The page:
The Marchesa Baroli, at Turin, provided for his maintenance, by engaging him as her secretary and librarian. With health made weaker by his sufferings, Silvio Pellico lived on to the age of sixty-five, much honoured by his countrymen. Gioberti dedicated a book to him as "The first of Italian Patriots." He died at Turin on the 1st of February, 1854.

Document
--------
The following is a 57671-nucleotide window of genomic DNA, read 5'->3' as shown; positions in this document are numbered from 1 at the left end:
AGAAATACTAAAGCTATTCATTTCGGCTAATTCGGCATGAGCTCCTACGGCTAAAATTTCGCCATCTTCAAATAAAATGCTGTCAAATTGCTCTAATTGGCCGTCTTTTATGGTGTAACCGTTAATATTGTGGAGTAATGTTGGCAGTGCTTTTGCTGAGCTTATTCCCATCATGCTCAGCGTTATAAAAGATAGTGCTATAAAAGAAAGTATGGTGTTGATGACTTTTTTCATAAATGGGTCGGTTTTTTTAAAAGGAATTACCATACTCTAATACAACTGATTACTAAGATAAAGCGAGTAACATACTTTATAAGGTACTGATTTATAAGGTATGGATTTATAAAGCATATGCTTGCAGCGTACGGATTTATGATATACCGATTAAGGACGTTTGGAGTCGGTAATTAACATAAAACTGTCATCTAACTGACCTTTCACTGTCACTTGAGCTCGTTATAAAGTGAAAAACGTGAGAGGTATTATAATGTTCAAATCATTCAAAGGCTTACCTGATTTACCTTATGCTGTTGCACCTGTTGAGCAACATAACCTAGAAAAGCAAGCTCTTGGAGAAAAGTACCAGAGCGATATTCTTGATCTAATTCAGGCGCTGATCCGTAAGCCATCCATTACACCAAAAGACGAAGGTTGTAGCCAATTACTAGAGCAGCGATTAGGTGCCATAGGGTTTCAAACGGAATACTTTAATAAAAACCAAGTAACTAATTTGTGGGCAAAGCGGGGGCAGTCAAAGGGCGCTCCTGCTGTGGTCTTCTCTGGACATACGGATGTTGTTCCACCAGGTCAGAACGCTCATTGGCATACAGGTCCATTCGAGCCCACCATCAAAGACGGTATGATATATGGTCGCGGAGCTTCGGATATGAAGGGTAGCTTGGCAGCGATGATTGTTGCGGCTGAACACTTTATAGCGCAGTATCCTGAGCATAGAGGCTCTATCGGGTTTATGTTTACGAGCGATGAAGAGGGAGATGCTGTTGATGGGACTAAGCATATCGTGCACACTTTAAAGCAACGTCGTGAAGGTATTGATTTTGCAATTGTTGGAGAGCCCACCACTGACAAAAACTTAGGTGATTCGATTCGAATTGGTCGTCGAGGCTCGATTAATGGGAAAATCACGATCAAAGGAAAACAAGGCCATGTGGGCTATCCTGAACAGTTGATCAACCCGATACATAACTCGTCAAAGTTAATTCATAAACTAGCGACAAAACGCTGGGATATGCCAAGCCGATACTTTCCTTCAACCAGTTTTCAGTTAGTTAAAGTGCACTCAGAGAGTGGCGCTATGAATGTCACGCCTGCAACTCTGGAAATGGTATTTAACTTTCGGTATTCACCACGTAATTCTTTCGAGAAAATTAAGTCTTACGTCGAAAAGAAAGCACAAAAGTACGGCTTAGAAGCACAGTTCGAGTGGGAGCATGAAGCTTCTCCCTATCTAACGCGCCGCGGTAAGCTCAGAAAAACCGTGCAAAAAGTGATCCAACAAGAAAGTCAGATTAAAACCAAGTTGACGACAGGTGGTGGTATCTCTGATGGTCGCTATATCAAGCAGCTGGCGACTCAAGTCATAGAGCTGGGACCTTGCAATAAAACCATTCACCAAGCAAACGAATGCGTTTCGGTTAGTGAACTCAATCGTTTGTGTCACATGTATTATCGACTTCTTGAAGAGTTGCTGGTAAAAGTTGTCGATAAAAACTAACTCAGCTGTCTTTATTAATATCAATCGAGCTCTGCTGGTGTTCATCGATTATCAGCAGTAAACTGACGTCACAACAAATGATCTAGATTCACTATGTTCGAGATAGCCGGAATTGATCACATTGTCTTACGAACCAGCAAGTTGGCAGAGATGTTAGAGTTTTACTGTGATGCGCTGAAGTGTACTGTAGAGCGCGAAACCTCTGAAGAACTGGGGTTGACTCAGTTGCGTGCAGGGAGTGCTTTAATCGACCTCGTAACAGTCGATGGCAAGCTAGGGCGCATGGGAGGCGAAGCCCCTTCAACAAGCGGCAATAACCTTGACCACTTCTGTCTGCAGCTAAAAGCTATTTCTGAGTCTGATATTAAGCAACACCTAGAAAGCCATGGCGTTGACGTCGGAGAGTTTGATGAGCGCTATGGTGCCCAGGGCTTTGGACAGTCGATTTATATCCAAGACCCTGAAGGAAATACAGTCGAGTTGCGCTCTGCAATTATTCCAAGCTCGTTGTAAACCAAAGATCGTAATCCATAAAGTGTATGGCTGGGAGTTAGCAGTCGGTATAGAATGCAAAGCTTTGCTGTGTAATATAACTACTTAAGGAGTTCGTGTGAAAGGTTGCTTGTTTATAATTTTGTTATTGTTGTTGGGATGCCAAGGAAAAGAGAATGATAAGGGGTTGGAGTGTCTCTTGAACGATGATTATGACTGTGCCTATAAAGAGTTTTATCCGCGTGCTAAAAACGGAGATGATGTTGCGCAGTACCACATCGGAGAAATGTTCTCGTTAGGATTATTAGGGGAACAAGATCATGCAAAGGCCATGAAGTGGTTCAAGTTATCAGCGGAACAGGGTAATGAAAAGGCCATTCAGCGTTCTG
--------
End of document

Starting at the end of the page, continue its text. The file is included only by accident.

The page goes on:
Silvio Pellico's account of his imprisonment, Le Mie Prigioni, was first published in Paris in 1833. It has been translated into many languages, and is the work by which he will retain his place in European literature. His other plays, besides the two first named, were Eufemia di Messina; Iginia di Asti; Leoniero da Dordona, already named as having been thought out at Spielberg; his Gismonda; l'Erodiade; Ester d'Engaddi; Corradino; and a play upon Sir Thomas More. He wrote also poems, Cantiche, of which the best are Eligi e Valfrido and Egilde; and, in his last years, a religious manual on the Duties of Men.